The U.S. Commerce Department last week announced that any semiconductor manufacturer hoping to receive part of the $40 billion in new federal subsidies as part of the CHIPS Act will need to guarantee affordable, quality child care for workers who build or operate a plant. That could include building company child care centers near construction sites or plants, paying local child care providers to add capacity, directly subsidizing workers’ care costs or other steps. A report written last year said child care availability is part of the reason women do not seek more jobs in manufacturing.

A new online tool called Take It Down, operated by the National Center for Missing and Exploited Children is letting anyone anonymously take down explicit images and videos of themselves from the internet. Portnoy said teens may feel more comfortable going to a site than to involve law enforcement, which wouldn’t be anonymous.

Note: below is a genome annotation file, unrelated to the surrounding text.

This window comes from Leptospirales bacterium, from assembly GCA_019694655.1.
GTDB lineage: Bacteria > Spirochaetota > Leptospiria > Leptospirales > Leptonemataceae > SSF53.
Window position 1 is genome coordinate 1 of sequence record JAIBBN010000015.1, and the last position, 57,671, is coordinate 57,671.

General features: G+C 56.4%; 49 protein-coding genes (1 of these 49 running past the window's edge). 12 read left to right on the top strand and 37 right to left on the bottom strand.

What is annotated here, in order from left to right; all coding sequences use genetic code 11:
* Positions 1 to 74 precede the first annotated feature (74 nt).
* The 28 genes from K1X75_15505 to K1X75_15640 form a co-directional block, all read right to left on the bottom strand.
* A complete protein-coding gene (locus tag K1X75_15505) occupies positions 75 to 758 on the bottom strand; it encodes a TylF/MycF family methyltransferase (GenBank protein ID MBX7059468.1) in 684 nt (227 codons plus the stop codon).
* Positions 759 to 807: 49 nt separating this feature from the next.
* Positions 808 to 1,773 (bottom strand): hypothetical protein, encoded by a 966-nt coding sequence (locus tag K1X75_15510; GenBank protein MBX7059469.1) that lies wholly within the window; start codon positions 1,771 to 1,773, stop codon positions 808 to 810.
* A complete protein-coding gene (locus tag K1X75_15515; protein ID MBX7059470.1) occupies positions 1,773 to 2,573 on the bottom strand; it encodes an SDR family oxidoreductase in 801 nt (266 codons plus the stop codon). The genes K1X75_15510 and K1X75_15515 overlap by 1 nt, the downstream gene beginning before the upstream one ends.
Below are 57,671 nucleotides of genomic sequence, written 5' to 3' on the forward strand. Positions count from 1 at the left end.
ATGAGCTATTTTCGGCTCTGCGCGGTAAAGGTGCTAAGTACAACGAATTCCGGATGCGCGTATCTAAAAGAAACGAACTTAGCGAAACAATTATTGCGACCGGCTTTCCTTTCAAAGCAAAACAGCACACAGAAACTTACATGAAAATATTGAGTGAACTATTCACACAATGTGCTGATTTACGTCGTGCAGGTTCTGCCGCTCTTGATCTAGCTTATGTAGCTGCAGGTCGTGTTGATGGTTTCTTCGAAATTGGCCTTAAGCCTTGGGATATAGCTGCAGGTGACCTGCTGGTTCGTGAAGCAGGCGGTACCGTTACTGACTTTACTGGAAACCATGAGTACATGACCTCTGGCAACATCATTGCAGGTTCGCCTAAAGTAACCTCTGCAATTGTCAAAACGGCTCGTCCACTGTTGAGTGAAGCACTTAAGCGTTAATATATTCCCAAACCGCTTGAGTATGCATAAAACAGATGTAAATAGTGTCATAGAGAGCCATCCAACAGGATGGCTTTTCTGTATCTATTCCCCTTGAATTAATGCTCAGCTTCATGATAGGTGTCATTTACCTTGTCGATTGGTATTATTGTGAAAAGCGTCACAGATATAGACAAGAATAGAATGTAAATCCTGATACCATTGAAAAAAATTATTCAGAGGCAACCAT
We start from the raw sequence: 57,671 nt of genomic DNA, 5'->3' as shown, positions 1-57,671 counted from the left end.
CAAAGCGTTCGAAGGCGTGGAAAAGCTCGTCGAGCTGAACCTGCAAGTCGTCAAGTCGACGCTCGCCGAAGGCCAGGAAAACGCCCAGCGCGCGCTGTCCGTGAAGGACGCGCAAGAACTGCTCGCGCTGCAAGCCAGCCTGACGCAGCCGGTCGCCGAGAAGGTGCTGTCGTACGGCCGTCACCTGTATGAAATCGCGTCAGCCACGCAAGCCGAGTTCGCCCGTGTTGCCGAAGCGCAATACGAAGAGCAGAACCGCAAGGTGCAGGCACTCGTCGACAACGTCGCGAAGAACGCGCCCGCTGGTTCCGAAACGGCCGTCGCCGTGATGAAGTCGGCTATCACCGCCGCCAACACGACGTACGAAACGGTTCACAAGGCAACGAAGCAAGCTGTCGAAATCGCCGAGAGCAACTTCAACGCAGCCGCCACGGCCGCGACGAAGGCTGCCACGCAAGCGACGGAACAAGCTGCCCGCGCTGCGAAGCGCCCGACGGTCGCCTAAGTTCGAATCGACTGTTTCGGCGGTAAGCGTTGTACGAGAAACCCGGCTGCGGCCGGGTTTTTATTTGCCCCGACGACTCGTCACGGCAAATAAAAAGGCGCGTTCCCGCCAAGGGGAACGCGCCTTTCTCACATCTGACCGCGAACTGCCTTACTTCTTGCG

Worth checking out
Bumble CEO Whitney Wolfe Herd is also up with her toddler at 1 a.m. (Time). Black midwives are pillars of pregnancy care. Here’s what we can learn from them (HuffPost). Women's History Month grew out of a weeklong commemoration by Jimmy Carter in 1980 (NPR). Meet Time magazine’s 2023 Women of the Year (Time).
Cheering solo
This week’s feel-good news comes out of Nebraska.

After her three teammates left the cheer team a few weeks before the state competition, senior cheerleader Katrina Kohel was faced with a choice: forgo the tournament or finish the season and cheer alone.

She chose the latter – something no other cheerleader has done in the history of the competition.

The entire crowd cheered her on, and she ended up placing eighth out of 12 squads in the division.

"I feel really proud of myself for knowing I can do it and not giving up," she said in an Omaha World-Herald article. "Just getting it done."

Take it from Kohel – you CAN do hard things, even if you have to do them alone.

Be fearless with us
At its core, Fearless exists to help empower Iowa women to succeed in work and life. We believe that everyone has a story to share and that we cannot progress as a society unless we know about one another. We share stories through featuring women in our reporting, featuring guest contributions and speakers at our events.

We are always looking for new stories to share and people to feature. Get in touch with us!